Don’t try to use long, ponderous or difficult words in an attempt to impress. Sonia Simone calls this “fancy nancy” writing and warns against it on CopyBlogger, telling bloggers that instead they should just keep things simple and direct:
Write plainly and with vigor. Get your point across directly, with as much grace as you can muster. You can’t make a connection if your reader has no earthly idea what you’re talking about. (Sonia Simone, Are You a Fancy Nancy Writer, CopyBlogger)
If you do want to improve your writing style, these blogs are packed with tips and advice:
- Daily Writing Tips (especially good if English isn’t your first language, or if you need to brush up on the basics)
- CopyBlogger (which has a focus on blogging for marketing purposes, but lots of general advice too – good for intermediate and advanced writers)
- Men With Pens (a mixture of writing and freelancing advice, much of it aimed at bloggers)
These two posts are particularly worth a look for some quick tips:
- CopyBlogger’s The Inigo Montoya Guide to 27 Commonly Misused Words
- Daily Writing Tips’s 34 Writing Tips That Will Make You A Better Writer
How Staff Blogging Can Help Traditional ProBloggers
Perhaps you don’t get a thrill just out of writing: you’re motivated by the idea of owning your own Technorati Top 100 blog, like Darren. You might have thought about writing for pay, but it seems like a waste of your time. You may even have been advised not to work for other people’s blogs, with warnings that staff bloggers work for
…a flat one-time fee with no residuals. If such bloggers stop writing, they stop earning. And apparently there’s no shortage of bloggers willing to work for such rates. (Steve Pavlina, How Much Is a Blog Post Worth? Would You Believe $2400 Each?)
Steve goes on to recommend that bloggers stick with writing on their own blogs, citing himself as an example of how this would be financially beneficial – he calculates that each post on his blog has brought in $2400. (This was in 2006, I imagine it’s considerably more by now.)
I’m going to have to disagree with Steve here. Most of us don’t have the writing and business talents that he does, and most of us aren’t anywhere near making $24/post on our own blogs, let alone $2400. Besides, getting some staff blogging experience is hugely beneficial for your own blogs. This could mean:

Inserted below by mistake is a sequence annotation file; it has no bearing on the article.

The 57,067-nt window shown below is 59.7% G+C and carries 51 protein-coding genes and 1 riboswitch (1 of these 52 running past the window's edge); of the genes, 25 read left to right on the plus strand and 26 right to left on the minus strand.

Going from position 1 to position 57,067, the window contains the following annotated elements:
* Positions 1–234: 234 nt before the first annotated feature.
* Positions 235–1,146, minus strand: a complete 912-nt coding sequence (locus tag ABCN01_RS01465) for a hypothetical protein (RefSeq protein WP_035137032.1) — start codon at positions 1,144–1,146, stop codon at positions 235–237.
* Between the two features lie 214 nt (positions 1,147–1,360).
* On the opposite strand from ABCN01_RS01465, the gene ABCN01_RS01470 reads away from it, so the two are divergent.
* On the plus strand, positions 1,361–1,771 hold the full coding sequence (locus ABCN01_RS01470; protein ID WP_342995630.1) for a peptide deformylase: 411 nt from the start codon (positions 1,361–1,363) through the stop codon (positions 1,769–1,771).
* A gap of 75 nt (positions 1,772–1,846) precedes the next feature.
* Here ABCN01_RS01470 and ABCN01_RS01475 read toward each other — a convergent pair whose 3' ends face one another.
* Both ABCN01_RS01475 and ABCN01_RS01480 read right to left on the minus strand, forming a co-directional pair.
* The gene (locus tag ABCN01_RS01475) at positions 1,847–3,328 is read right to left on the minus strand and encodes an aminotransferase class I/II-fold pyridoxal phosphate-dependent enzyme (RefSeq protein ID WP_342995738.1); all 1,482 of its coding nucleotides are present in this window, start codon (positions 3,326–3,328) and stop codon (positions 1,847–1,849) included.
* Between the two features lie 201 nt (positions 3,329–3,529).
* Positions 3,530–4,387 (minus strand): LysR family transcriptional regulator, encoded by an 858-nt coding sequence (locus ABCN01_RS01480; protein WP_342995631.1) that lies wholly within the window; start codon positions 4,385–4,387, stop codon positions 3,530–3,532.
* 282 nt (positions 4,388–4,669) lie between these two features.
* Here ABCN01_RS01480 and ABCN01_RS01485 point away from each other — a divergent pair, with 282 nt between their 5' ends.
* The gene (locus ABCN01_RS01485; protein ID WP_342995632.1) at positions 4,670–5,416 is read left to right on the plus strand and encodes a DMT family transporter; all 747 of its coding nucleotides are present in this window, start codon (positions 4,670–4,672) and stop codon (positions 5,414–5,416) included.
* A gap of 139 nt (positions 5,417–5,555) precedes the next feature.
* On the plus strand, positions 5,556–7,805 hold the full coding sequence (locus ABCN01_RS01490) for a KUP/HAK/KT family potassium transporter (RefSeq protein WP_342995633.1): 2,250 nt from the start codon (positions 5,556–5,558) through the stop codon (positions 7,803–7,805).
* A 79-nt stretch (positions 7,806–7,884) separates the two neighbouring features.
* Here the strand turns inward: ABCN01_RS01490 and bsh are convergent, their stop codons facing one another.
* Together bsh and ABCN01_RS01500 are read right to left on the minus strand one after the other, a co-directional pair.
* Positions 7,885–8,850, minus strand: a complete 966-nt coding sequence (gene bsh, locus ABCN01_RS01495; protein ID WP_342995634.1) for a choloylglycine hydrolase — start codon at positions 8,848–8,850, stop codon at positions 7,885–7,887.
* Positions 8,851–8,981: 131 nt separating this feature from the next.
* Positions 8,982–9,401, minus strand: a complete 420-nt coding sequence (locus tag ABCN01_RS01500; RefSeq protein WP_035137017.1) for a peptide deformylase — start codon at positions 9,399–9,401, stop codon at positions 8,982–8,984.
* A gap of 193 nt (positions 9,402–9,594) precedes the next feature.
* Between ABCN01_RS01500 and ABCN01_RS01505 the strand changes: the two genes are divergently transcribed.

- Improved skills: The more you write for blogs, the better you’ll get at blogging. Writing for several different blogs gives you the chance to try out different styles and voices – this could help you to discover your blogging voice. And having your posts edited can teach you where you’re going wrong: writing for Dumb Little Man taught me to craft more engaging introductions to posts.
- Better discipline: Have you ever run out of ideas? Suffered from “blogger’s block”? Have you felt uninspired about your own blog, and lacked the motivation to write? Have you been “too busy” to blog? Getting a staff blogging gig will drive all your excuses away: when an editor’s expecting a post every week, you’ll find that you can write to a deadline.
- Traffic for your own blog: Some blogs which I’ve written for (Dumb Little Man is a good example) give me a short bio line as well as paying. This means I get great traffic and exposure.
- Google juice for your own blog: Most blogs that use staff writers will have a page listing those writers’ bios and linking to their sites. Since blogs that can afford to pay tend to be long-standing ones that rank well in Google, that link will improve your own Google ranking.
And, on top of that, staff blogging can give you some vital extra cash early on in your journey towards the blogging A-list. You can staff blog and write for your own blog as well: it’s not an either-or decision.
So what are you waiting for? Take a browse through some of the blogs that you love, look to see which have several regular writers, and shoot the editor a great guest post. Follow it up with a polite enquiry about getting paid to write for them, and you may well hit lucky…
Bio: Ali has been paying her rent and bills through staff blogging since September ‘08. She’s just released the “Staff Blogging Course” – a short, self-study ebook course packed with advice, tips and practical exercises and handouts. The course sells for $19, but ProBlogger readers can get a $5 discount by entering the code “ProBlogger” (no quotes, not case sensitive).